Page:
I’ve been busy writing and compiling an anthology, God’s Provision in Tough Times, along with my wonderful co-author, Christian writer, speaker, and vocalist La-Tan Roland Murphy. I never imagined how much work goes into writing a book, let alone an anthology. It’s safe to say that La-Tan didn’t either!
Because our book needs to be completed and turned into our Publisher, Lighthouse Publishing of the Carolinas, by mid-January, La-Tan and I have been writing and working feverishly to acquire, read, write, edit, and assemble the stories. That is no minor task when fifteen writers are contributing their own stories in addition to the ones La-Tan and I have written! But, everything is falling into place according to schedule. (No, really, La-Tan, it is!).
God couldn’t have given me a more perfect co-author in La-Tan Murphy. Although we only knew each other by sight and name when we began working on the book, we’ve delightfully discovered how alike we are and how easy it is to work with each other. (Oh, no! Is it giggle time again, sweet La-Tan?!).
God’s Provision in Tough Times is an anthology of true stories written by people who have not only personally experienced unemployment and financial hardship, but God’s provision when all looked lost. A reader doesn’t need to have experienced unemployment to appreciate the heartfelt stories of a God who knows each person’s every need and provides for them during times of adversity.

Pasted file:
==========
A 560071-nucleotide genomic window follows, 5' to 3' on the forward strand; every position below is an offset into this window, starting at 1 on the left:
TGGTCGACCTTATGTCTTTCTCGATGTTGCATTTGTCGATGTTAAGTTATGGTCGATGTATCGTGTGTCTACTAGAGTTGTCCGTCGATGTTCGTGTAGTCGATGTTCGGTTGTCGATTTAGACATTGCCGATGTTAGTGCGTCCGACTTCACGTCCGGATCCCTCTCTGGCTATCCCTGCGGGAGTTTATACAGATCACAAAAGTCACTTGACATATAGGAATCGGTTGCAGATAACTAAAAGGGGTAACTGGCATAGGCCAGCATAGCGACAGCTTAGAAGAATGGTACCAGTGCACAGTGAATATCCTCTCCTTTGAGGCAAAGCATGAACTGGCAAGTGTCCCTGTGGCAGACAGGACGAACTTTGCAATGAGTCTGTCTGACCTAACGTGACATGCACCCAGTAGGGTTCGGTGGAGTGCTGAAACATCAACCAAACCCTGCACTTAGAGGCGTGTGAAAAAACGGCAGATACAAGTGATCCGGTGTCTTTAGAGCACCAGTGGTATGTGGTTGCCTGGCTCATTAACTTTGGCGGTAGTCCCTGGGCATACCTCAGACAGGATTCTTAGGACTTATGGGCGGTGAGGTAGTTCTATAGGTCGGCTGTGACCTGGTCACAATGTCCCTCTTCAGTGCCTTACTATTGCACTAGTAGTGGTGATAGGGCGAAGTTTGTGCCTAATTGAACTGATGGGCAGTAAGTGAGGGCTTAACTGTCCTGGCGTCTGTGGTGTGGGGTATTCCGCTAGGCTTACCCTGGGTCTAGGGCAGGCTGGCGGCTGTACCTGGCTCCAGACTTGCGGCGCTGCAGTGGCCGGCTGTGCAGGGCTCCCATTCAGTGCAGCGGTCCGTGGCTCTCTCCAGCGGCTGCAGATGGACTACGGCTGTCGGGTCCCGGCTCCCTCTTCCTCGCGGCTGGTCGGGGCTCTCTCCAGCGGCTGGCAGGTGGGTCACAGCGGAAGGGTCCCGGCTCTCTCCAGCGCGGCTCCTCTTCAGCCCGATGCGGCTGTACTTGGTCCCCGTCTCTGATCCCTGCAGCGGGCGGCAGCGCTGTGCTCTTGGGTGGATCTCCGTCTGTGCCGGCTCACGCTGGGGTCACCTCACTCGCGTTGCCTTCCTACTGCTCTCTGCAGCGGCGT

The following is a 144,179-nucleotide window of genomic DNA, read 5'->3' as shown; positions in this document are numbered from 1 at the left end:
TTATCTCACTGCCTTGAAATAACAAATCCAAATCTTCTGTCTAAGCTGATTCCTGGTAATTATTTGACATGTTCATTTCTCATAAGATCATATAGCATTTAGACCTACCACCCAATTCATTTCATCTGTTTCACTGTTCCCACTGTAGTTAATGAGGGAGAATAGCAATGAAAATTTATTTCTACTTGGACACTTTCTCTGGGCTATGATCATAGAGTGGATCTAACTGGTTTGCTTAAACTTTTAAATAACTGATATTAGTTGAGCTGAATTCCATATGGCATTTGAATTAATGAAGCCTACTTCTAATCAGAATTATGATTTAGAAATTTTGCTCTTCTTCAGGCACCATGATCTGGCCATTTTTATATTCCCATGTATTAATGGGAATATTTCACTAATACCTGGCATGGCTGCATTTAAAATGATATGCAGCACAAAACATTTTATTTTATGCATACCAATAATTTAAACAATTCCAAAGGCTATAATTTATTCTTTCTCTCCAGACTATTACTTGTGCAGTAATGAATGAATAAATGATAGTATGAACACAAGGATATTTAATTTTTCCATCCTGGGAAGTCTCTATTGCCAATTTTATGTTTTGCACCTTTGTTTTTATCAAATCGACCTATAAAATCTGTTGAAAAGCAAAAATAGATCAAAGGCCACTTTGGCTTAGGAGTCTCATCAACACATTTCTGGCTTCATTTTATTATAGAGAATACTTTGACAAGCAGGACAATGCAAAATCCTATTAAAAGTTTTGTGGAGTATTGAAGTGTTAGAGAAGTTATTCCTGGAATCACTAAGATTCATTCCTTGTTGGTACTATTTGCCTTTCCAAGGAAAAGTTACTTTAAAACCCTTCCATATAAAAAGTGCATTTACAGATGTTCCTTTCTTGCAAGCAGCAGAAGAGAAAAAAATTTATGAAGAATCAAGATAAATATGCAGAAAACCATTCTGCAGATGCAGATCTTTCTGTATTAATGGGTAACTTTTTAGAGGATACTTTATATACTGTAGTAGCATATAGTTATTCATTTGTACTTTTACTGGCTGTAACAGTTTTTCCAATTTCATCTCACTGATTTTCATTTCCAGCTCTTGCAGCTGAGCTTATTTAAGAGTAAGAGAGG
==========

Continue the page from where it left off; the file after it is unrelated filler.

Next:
God’s Provision in Tough Times is scheduled to be published on May 1st, and can be pre-ordered on Amazon. <–Click here to go to the Amazon.com page for God’s Provision in Tough Times.
Please tell others, especially those who are unemployed or facing financial hardship and are in need of godly encouragement, about this spiritually uplifting book.
As far as Soar With Eagles’ articles, expect to see regular posts from me once again.
Be sure to visit the websites for La-Tan Murphy and Lighthouse Publishing of the Carolinas by clicking on their highlighted names. You’ll get to know La-Tan, and don’t forget to check out the books that Lighthouse has published for other authors.
I’m asking God to bless each of you and your families in the new year. Thank you for being faithful friends and readers.
(Okay, La-Tan, I’m getting back to the book now. ).
Therefore encourage one another and build each other up, just as in fact you are doing. 1 Thessalonians 5:11 (NIV)
TO GOD BE THE GLORYRead More
I’m sorry I haven’t been in touch. Someone close to our family was not doing well, and I have spent a lot of my time praying for her and trying to help her. Unfortunately, she passed away the other day.
She lived to be very old. In fact, she had a relationship with some of my older relatives who died before I was born. To them, and to my little family and me, she was a beacon of strength.
I first met her as an infant and, after having spent my entire life getting to know and understand her; it made it all the harder to see her struggle toward her end. You could say our lives were fully and completely entwined.
I loved her so much, as did my husband. Together, we made sure that our two children got to know her; not on a superficial level, but intimately, for her purity of ideals, her sense of justice, her providential foundation. She was all about honor, integrity, ethics, self-reliance, and godly values.